First, let me set the scene. Usually around midnight the cats and I get into a pretty big discussion about if we should watch an episode of Twin Peaks before going to sleep.
It’s one of the greatest things about being an adult, the complete freedom to fall asleep to anything you’d like at the end of the day. Or watching reruns of your favorite TV show for years on end without anyone complaining. Or getting to eat more than three cookies for dessert because no one is around to question your decisions. Adulthood, pretty sweet.
In New York, my bed is the size of a shoe box. To put it in perspective, if a group of Swedish teenagers visited my room, they would probably say, “I used to have that Ikea bed … when I was 11!” What D-bags, am I right?
So my nights usually entail a bit of jostling to fit myself and two cats into Thumbelina’s bed, and after a beat, the questions start rolling in like sheep jumping over a fence. For those of you who have never participated, this is how a typical cat therapy session plays out:
Me: Fitz, Fitz, are you asleep? Do you miss home? Hem, do you miss L.A. and that one really fat squirrel who liked to hangout around our apartment? Do you ever think we shouldn’t have moved? Today I really, really missed home. Like more than I miss just wearing one sweater on walks. I started to get nervous this place would never feel like home, or we wouldn’t be able to stay here for more than a year. I really want to stay here for a while. Also, do you think I look weird wearing contacts? People keep commenting on it and I don’t know how to take it. Are soul mates real?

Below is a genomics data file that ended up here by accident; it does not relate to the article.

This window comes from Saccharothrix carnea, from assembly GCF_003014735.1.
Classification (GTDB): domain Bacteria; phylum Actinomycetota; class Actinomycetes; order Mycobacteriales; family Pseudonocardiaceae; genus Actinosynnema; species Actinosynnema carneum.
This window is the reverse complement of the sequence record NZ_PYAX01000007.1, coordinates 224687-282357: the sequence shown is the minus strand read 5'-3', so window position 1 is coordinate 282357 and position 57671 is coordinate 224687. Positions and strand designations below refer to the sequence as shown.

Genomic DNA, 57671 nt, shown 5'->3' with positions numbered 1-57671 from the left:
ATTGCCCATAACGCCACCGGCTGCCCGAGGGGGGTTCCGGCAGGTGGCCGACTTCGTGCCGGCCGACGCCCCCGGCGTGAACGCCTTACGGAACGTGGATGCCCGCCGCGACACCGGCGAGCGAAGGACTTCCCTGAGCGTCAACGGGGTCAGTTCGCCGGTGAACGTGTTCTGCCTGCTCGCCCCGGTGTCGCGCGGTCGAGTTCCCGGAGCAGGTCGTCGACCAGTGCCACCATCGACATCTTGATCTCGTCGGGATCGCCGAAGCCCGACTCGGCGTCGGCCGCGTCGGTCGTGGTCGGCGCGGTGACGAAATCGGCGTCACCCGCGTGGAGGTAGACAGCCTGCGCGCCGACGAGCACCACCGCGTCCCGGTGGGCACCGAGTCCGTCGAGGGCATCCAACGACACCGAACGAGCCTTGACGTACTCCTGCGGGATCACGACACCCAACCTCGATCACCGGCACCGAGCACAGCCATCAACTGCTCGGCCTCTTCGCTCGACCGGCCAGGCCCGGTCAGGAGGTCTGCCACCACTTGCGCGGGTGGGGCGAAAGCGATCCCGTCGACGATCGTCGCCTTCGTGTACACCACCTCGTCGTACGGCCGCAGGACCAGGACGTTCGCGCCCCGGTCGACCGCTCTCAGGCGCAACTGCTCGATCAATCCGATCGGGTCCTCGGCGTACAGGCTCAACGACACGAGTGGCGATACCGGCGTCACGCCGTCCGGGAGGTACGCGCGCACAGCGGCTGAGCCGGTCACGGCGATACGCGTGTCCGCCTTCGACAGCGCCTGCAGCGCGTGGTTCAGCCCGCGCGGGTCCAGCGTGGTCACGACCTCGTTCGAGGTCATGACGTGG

Fitz: [Expels a single grunt that either means, “Please for the love of chicken, let me go to sleep,” or “Mum, when you look back in a year, is this something that you’ll regret wasting so much time and stress over?”]
Hem: [With a meow that sounds like you put a cat in a box and opened it, “You should just approach life like me, running around without a care in the world and sitting on top of the kitchen cabinets when you want a moment alone.”]
I’ll admit, they’re pretty exceptional therapists.
Even at times when I’m talking with my cats about life purpose and learning how to be a do-er instead of a dreamer, I realize how ridiculous it probably looks. Like if someone walked by my room and peeked in, they would first off, be a creep for just waltzing into my house unannounced, and second, think to themselves, This is what Ms. Rochester must have been like before they locked her in the attic (Can I get a high five for a solid Jane Eyre reference, HEYO!) But I can’t help it, sometimes just saying things out loud and then receiving a reassuring cat cuddle is the only way to remind myself that I’m in control of my own stress level.
Having my cats as my therapists does come with some drawbacks. For starters, six times out of ten they’ll fall asleep halfway through my story and then try and bite me when wake them up. Their attention span is real short and they’re always distracted by the possibility of food. They don’t feel any sense of remorse when they put their paws on my face as though to say, “Please, stop talking.” If they get tired of my story, they leave to go break something in the kitchen. And usually the cats’ advice is simply to nap it out. Then they demonstrate how the nap works and are out of office for the rest of day.
It’s true that everyone in New York has a therapist, so I feel even more lucky that mine accept compensation in cat food and are on call 24 hours a day. Cat lady for life!